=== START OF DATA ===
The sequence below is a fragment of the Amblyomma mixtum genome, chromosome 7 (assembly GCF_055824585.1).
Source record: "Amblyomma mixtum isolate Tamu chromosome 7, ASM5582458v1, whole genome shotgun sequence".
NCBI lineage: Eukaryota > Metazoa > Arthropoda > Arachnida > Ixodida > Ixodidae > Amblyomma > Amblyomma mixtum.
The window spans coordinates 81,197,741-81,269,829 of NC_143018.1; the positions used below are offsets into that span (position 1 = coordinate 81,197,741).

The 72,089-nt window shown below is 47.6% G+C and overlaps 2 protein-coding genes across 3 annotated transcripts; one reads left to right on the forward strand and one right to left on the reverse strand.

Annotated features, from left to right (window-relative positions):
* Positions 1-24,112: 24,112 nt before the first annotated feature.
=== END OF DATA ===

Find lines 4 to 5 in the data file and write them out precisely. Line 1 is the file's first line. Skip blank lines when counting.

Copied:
The window spans coordinates 81,197,741-81,269,829 of NC_143018.1; the positions used below are offsets into that span (position 1 = coordinate 81,197,741).

The 72,089-nt window shown below is 47.6% G+C and overlaps 2 protein-coding genes across 3 annotated transcripts; one reads left to right on the forward strand and one right to left on the reverse strand.